As the years went by, Nolemana and I found that Kukui was the perfect doggie for us. Well, except for her garbage mouth, that is. Every single minute it seemed that she was snorfling (yes, that is a real word because I made it up!) all the time, trying to find the least little crumb that she could eat. Sometimes it drove us crazy, the way she would snorfle, as if she weren’t getting fed enough. But if she had any faults, that was the only one, and it paled in the light of all her other good qualities.
She was a good traveler, she was calm and quiet, and never really got into too much pilikia. She never ran away, always wanting to stay nearby. The furthest she’d go was down the driveway, but she’d always come back and we never had to worry about her.
Kukui was a wonderful model for my knitting, and though I never knit her anything, she loved being in photos of my projects, like this one, a pair of hand warmers. I love this photo, love the way she’s looking up at me.
Here she models a cowl I knit for Lurkah; it looked so good on her he’s lucky I actually mailed it to him! But she had lots of fur to keep her warm, and he lives in plenny snow country. So off it went.
Zipper came to stay with us again. I was folding clothes in the laundry room and the two of them lay in the doorway and cuddled up together.
The next time Zipper stayed with us, I took this photo of the two of them watching me while I was out on the deck spinning. Zipper was a real escape artist, so he could only come outside on a leash. But I loved watching them watching me.
As the years went by, Kukui began to get a little more grey, but she was still active and happy. Here she is at Pup Scrub in Gresham.
She loved the snow, and lying down in it didn’t bother her at all.
In 2009, I wanted to go see my auntie dem in Montana; we were going to be gone for a week, and we didn’t want to leave her in a kennel, so so I made motel reservations where they had rooms for pets. This was going to be our first really long trip with her. It was wonderful to be able to go online and plan our motel stops in advance!
Our first stop was in Coeur D’Alene, Idaho, and Kukui did great in the motel. She was quiet and calm, and slept beside our bed without causing any trouble at all.
The next day, we set off for Montana, and she rode along peacefully, just like always. We stopped frequently to give her water and let her go shi shi; she enjoyed the outings, but was still perfectly content to lie in the back seat of the car the rest of the time. She always loved to rest her head on something; the armrest, an ice chest, watevahs.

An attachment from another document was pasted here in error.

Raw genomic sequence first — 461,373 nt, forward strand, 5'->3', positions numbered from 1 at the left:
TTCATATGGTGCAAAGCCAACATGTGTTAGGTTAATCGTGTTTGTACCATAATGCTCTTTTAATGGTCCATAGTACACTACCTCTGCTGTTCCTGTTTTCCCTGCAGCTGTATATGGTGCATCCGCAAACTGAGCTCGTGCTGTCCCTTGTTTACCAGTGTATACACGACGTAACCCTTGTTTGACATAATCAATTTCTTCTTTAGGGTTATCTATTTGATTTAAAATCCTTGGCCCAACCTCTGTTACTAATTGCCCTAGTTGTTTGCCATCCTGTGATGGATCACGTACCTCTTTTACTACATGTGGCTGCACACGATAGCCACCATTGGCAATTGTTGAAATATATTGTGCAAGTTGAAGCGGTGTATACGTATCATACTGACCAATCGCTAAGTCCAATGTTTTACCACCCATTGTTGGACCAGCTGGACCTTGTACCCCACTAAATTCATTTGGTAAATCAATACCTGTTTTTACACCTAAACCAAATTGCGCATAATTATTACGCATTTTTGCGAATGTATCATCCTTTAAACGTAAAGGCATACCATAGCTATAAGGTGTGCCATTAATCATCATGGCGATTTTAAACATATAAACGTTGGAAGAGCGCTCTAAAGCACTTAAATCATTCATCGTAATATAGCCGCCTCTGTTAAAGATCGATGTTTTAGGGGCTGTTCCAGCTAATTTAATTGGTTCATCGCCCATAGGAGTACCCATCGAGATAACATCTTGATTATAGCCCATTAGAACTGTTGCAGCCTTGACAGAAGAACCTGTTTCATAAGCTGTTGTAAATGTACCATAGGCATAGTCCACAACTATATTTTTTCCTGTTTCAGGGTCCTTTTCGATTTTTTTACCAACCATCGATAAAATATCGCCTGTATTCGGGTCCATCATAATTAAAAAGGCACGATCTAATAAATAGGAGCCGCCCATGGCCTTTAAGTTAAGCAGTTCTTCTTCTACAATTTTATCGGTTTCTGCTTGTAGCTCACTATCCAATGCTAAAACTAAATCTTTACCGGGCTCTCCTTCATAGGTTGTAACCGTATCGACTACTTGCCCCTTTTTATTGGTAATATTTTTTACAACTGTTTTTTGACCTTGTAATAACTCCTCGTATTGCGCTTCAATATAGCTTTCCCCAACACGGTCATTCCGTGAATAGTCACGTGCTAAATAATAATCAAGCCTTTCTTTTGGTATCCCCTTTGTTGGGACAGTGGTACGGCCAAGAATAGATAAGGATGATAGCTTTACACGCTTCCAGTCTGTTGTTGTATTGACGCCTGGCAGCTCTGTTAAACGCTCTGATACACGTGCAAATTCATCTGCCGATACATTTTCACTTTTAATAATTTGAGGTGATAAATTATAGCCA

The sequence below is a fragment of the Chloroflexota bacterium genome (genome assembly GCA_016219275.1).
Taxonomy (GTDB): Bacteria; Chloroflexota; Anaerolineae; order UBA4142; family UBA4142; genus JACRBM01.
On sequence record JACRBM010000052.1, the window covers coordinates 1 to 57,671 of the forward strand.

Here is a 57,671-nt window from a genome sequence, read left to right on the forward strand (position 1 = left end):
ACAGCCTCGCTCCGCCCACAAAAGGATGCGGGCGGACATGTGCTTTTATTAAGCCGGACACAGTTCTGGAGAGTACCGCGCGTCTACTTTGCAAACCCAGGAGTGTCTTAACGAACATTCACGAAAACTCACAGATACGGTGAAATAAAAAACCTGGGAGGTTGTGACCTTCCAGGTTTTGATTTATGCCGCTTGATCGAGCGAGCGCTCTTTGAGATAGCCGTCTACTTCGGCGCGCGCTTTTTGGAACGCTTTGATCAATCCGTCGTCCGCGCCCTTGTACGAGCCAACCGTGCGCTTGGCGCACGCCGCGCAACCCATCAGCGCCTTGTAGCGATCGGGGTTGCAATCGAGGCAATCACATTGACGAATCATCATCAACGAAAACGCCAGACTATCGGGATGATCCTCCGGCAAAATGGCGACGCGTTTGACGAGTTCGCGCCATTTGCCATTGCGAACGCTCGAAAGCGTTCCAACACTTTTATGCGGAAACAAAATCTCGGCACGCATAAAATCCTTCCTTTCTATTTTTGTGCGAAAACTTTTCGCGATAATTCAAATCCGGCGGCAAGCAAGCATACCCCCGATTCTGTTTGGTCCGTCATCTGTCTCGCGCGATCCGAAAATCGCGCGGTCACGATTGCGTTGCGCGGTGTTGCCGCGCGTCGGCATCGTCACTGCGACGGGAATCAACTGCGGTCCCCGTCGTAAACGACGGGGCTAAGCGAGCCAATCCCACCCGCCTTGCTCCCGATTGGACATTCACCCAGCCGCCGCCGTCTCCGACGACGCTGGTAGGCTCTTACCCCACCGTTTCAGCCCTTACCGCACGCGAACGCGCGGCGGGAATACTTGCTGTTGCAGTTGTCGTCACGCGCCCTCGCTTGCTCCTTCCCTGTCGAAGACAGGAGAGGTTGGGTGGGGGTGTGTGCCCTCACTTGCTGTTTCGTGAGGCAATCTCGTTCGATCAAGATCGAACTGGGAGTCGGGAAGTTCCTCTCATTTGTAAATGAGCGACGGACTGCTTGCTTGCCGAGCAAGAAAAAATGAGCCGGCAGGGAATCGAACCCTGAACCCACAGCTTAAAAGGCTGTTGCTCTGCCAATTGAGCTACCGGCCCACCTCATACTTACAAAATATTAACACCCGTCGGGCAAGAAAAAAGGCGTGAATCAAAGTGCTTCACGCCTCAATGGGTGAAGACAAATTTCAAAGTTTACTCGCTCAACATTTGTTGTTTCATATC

We took a side trip through Helena, and then headed down to Bozeman to see my auntie dem, and for the two and a half days that we were there, Kukui was a perfect lady.
All too soon we had to leave, and we drove east and south down through Yellowstone Park, which was a fabulous adventure. It had just snowed the night before, and the weather was cold, but inside the car, we were all warm and cozy.
Oh, how I wish we’d taken photos of Kukui at our various stops! Like at Yellowstone Lake, and the Continental Divide. That is my only regret about the trip. But it was so cold, and we were in a huge hurry to get to our next motel, that I didn’t take the time. Ho da wai maka about dat now.
But one thing I got was this video of some bison; and you can hear her woofing softly from the back seat as she looked at them, not knowing watdaheck was dat!
That night we stayed in Blackfoot, Idaho. And once again, Kukui traveled beautifully, and calm as ever. It was such a pleasure to take her along with us! It had been a really long day on the road; we’d left Bozeman about 10:30 a.m., traveled through Yellowstone Park, and were now in Idaho, twelve hours later. But oh, was it ever worth the long day! The three of us fell asleep fast, and were excited about our next day on the road.
The next day, we left Blackfoot and headed to Twin Falls, Idaho, where we used to live. We stayed that night with some really special friends of ours, who we’ve known ever since we were all first married. We had a wonderful visit with them, and all too soon we were on the road again, visiting other friends in Meridian for about an hour (we’d never met before in person, and that was exciting!) Clare’s boys adored Kukui, and were delighted to take her for a walk. She loved it too!
From there we headed on home. This is how Kukui traveled in the car for a good part of the trip.
We stayed overnight in Ontario, then headed home through Baker City. Kukui traveled so well, and she was so calm, and such a delight to have along. She just made herself comfortable in the back seat as always.
When we got back home, we took up our regular life again. Kukui lost her sister ʻUkulele last year…it was a sad time for all of us, and seemed so strange not to have a kitty upstairs with us. But after some time of grieving, I brought home three new kitties, as you know.
Kukui was so gentle with all of them, and after the first few days, everyone got along just fine. Noelani was the one who adored Kukui. She loved to rub up against her, lie down with her, and cuddle with her. It was really hard to get a photo because Noelani wouldn’t stay still! She’d just keep rubbing Kukui all over.